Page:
The “current phase” of national standards “began in 2007. That year, the Gates and Eli Broad foundations pledged $60 million to inject their education vision, including uniform ‘American standards,’ into the 2008 [presidential] campaigns. Then, in May 2008, the Gates Foundation awarded the Hunt Institute for Educational Leadership and Policy a $2.2 million grant ‘to work with governors and other key stakeholders’ to promote the adoption of standards. The following month, Hunt and the National Governors Association hosted a symposium to explore education strategies …. In December 2008, during the transition to the Obama administration, the National Governors Association, the Council of Chief State School Officers and Achieve, Inc. (an entity founded by the National Governors Association, governed by six state governors and six corporate leaders, and funded by several mega-corporations and foundations) set out their education vision in ‘Benchmarking for Success,’ funded by the Gates Foundation …. Including nationwide standards.”
Speed was Important to Stealth
The National Governors Association (NGA) “wanted to implement its plan quickly – and avoid the tedium of the democratic process …. The 2009 stimulus bill provided NGA’s breakthrough. It increased the Education Department’s discretionary spending by 25,500 percent, giving it a fresh pot of money and a means to shape state and local curricula without congressional interference.
“In March 2009, one month after passage of the stimulus bill, the Education Department announced a two-part “Race to the Top” national competition to distribute the money …. A state could not get the money unless it signed onto the standards.
“In March 2010, NGA released the ‘first official public draft’ of the standards, followed by a June release of the final product …. States had only two months to commit to adopting the standards …. Rutgers professor Joseph Rosenstein remarked in Education Week, ‘Deciding so quickly … is irresponsible.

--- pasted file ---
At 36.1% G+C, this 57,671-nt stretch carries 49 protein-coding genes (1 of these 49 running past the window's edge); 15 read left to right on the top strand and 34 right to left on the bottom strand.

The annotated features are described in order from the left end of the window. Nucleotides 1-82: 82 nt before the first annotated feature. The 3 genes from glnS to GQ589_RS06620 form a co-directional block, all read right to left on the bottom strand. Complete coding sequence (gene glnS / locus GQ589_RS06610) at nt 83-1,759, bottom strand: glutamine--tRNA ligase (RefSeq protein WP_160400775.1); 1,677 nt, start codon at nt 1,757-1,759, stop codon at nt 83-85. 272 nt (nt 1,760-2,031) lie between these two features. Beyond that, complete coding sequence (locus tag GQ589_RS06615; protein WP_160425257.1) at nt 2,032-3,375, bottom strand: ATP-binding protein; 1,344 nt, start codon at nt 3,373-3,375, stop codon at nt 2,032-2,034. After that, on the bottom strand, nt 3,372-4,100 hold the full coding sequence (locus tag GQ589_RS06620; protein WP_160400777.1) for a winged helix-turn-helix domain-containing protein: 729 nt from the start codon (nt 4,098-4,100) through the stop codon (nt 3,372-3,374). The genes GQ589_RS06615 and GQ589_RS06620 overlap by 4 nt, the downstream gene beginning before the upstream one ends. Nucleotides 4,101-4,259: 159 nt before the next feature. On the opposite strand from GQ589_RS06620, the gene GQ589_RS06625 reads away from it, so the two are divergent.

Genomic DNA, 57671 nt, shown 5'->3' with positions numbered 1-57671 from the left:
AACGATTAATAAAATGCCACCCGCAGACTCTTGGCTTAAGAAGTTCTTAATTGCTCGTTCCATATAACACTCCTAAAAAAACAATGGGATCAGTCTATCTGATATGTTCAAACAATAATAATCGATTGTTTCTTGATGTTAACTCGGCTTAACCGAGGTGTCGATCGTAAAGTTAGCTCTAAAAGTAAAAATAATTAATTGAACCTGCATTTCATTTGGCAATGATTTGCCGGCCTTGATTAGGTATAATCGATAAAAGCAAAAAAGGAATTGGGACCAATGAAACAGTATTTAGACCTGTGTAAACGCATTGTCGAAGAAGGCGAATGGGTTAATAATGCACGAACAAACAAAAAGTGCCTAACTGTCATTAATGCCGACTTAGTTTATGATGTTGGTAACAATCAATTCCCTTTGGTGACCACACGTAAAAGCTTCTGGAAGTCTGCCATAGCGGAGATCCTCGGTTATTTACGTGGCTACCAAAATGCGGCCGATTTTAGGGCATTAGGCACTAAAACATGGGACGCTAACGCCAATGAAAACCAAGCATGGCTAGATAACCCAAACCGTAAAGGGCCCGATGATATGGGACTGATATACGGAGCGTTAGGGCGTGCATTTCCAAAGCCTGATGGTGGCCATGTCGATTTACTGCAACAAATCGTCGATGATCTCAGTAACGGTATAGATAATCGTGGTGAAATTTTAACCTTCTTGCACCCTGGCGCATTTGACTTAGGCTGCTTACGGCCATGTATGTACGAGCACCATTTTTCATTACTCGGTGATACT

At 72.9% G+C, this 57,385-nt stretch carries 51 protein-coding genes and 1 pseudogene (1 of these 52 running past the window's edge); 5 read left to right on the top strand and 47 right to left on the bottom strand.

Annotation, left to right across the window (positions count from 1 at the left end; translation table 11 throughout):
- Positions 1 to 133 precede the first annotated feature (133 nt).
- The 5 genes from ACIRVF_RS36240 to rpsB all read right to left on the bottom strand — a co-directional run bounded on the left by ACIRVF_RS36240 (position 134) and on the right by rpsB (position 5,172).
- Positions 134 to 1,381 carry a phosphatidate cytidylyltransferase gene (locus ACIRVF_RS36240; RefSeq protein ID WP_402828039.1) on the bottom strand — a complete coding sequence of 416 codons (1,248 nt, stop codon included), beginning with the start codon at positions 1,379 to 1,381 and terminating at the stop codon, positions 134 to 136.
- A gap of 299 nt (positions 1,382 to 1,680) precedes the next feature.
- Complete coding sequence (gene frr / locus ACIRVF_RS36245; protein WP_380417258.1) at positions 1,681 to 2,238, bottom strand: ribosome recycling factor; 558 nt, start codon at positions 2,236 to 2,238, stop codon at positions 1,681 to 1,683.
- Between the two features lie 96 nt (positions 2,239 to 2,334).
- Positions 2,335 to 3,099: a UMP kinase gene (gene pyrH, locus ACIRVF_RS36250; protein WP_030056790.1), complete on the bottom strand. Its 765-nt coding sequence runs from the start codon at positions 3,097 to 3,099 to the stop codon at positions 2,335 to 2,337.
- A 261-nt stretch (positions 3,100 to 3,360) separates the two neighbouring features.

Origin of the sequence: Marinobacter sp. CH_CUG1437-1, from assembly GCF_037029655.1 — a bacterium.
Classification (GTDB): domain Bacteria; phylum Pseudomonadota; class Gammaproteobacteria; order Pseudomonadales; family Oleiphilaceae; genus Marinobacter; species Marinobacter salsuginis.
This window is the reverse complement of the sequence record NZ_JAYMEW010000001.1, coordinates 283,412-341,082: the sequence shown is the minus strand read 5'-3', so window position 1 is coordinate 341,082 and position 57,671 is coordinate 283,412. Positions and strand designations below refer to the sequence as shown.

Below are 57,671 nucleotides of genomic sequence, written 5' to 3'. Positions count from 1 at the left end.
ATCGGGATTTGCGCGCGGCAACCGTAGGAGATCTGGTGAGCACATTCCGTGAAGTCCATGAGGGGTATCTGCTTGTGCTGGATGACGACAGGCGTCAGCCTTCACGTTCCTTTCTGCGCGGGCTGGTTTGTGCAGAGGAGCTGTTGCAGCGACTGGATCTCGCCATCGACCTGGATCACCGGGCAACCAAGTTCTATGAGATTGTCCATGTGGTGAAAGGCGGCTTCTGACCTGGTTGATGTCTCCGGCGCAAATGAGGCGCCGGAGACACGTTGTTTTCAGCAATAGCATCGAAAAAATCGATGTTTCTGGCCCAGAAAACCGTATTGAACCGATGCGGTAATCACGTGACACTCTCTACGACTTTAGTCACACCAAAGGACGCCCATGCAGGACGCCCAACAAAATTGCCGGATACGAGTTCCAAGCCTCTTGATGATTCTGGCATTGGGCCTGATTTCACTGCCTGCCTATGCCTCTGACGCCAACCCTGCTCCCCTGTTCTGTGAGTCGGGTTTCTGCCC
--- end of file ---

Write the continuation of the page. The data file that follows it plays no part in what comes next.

“NGA is not an official body of the states. Yet, it is acting like a legislative body and, on a transformative initiative, helped cut the American people out of the democratic process.” Neither is the Council of Chief State School Officers (CCSSO) an official body of the states. “CCSSO was involved in the Clinton Administration’s attempt to create national tests.” Fordham Institute President Chester Finn described CCSSO as a major and long-term member of the liberal movement on federal education policy which has an “ancient and cozy relationship with the U.S. Education Department and can be counted on to do its bidding.”
What Can We Do?
Will these private interests who are arrogant enough to hammer “the last nail of so-called reform … in the coffin of traditional American education which made our nation the envy of the Free World and which produced famous scientists, mathematicians, writers, artists, musicians, doctors, etc.” get away with their disrespect of the public and the democratic process?
Let’s ask state legislators.
What will Legislators Do?
Legislators are the people’s last line of defense to stop the federal government’s assault on parental control of local education and states’ rights. Legislators should rescind and defund the implementation of Common Core immediately. They, as others, were shut out of the public process when special interests used stealth to create and get state boards of education to adopt national Common Core standards, and their rushed implementation. But state legislatures are now being forced to fund the conversion of their states’ current education standards to Common Core standards.
The cost to implement Common Core nationwide is estimated to be $16 billion. Legislators have the power of the purse. Will legislators be complicit in letting special interests and the federal government violate the U.S. Constitution and undermine federalism as state boards of education did? Or will they fight for the rule of law, the democratic process, parents, taxpayers, and most of all, for our children?
Legislators will decide. Either they will bury “that thing from the grave” again, or legislators will hammer the nail in the coffin of traditional American education that promotes creativity and innovation and helps define American Exceptionalism.
 Emmet McGroarty and Jane Robbins, “Controlling from the Top: Why Common Core is Bad for America” Nay 2012
 “National Cost of Aligning States and Localities to the Common Core Standards”: A project by Pioneer Institute, American Principles Project, Pacific Research Institute, and AccountabilityWorks
 Emmet McGroarty and Jane Robbins, “Controlling from the Top: Why Common Core is Bad for America
 Emmet McGroarty, “Education Revolution … Without The People”? February 23, 2011